The lithospheric-to-lower-mantle carbon cycle recorded in superdeep diamonds

Regier, M. E., Pearson, D. G., Stachel, T., Luth, R. W., Stern, R. A. and Harris, J. W. (2020) The lithospheric-to-lower-mantle carbon cycle recorded in superdeep diamonds. Nature, 585(7824), pp. 234-238. (doi: 10.1038/s41586-020-2676-z) (PMID:32908266)

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The transport of carbon into Earth’s mantle is a critical pathway in Earth’s carbon cycle, affecting both the climate and the redox conditions of the surface and mantle. The largest unconstrained variables in this cycle are the depths to which carbon in sediments and altered oceanic crust can be subducted and the relative contributions of these reservoirs to the sequestration of carbon in the deep mantle1. Mineral inclusions in sublithospheric, or ‘superdeep’, diamonds (derived from depths greater than 250 kilometres) can be used to constrain these variables. Here we present oxygen isotope measurements of mineral inclusions within diamonds from Kankan, Guinea that are derived from depths extending from the lithosphere to the lower mantle (greater than 660 kilometres). These data, combined with the carbon and nitrogen isotope contents of the diamonds, indicate that carbonated igneous oceanic crust, not sediment, is the primary carbon-bearing reservoir in slabs subducted to deep-lithospheric and transition-zone depths (less than 660 kilometres). Within this depth regime, sublithospheric inclusions are distinctly enriched in 18O relative to eclogitic lithospheric inclusions derived from crustal protoliths. The increased 18O content of these sublithospheric inclusions results from their crystallization from melts of carbonate-rich subducted oceanic crust. In contrast, lower-mantle mineral inclusions and their host diamonds (deeper than 660 kilometres) have a narrow range of isotopic values that are typical of mantle that has experienced little or no crustal interaction. Because carbon is hosted in metals, rather than in diamond, in the reduced, volatile-poor lower mantle2, carbon must be mobilized and concentrated to form lower-mantle diamonds. Our data support a model in which the hydration of the uppermost lower mantle by subducted oceanic lithosphere destabilizes carbon-bearing metals to form diamond, without disturbing the ambient-mantle stable-isotope signatures. This transition from carbonate slab melting in the transition zone to slab dehydration in the lower mantle supports a lower-mantle barrier for carbon subduction.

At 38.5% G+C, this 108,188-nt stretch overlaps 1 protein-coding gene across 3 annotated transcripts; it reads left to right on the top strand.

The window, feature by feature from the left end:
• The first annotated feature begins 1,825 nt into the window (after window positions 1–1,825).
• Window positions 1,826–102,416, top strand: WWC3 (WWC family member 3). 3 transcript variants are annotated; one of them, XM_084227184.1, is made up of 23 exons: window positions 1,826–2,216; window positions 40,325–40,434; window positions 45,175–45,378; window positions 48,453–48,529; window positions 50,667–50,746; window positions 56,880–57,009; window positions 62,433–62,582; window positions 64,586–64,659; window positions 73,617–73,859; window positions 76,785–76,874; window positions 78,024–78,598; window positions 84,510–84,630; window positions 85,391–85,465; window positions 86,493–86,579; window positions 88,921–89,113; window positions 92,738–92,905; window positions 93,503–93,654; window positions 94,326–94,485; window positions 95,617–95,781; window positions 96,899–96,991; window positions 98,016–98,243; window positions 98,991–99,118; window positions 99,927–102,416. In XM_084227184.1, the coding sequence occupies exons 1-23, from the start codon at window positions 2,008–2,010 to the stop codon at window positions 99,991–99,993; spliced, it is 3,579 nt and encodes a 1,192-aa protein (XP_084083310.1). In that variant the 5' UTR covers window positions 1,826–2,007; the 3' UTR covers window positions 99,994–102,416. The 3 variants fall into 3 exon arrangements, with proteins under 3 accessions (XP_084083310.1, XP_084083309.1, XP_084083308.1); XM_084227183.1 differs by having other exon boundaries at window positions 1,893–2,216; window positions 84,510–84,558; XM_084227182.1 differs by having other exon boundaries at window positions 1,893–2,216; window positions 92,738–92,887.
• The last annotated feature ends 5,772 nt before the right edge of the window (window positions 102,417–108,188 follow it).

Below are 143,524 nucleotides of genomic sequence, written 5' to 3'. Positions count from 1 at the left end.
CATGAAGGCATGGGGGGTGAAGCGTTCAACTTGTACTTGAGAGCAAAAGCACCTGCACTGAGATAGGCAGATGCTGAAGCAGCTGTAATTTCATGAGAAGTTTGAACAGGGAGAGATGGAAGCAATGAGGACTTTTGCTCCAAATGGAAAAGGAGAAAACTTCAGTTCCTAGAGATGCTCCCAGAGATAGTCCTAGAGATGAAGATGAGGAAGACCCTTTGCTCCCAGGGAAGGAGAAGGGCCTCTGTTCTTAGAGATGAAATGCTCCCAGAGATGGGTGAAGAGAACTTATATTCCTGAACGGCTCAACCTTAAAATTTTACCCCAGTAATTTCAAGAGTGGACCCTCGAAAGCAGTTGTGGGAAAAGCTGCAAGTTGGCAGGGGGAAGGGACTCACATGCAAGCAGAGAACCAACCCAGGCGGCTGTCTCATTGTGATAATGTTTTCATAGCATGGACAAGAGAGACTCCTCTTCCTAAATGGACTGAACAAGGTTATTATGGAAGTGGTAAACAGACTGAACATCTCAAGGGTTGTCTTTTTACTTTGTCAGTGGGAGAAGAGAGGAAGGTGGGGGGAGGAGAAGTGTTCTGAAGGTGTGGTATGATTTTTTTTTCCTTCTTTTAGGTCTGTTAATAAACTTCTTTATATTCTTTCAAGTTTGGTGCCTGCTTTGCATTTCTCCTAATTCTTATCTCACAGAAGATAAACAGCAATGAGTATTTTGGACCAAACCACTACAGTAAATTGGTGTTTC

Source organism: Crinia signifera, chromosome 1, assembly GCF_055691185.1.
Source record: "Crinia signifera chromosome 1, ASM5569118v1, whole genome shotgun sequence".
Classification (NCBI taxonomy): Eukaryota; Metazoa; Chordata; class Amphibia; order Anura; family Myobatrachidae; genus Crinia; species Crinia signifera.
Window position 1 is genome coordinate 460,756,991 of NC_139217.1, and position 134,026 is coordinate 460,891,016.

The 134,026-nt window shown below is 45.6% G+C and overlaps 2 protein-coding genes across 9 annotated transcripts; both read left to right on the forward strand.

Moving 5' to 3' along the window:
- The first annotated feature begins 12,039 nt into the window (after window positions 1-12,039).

Item Type:Articles
Glasgow Author(s) Enlighten ID:Harris, Dr Jeff
Authors: Regier, M. E., Pearson, D. G., Stachel, T., Luth, R. W., Stern, R. A., and Harris, J. W.
College/School:College of Science and Engineering > School of Geographical and Earth Sciences
Journal Name:Nature
Publisher:Nature Research
ISSN (Online):1476-4687
Published Online:09 September 2020
Copyright Holders:Copyright © 2020 Nature Research
First Published:First published in Nature 585(7824):234-238
Publisher Policy:Reproduced in accordance with the copyright policy of the publisher
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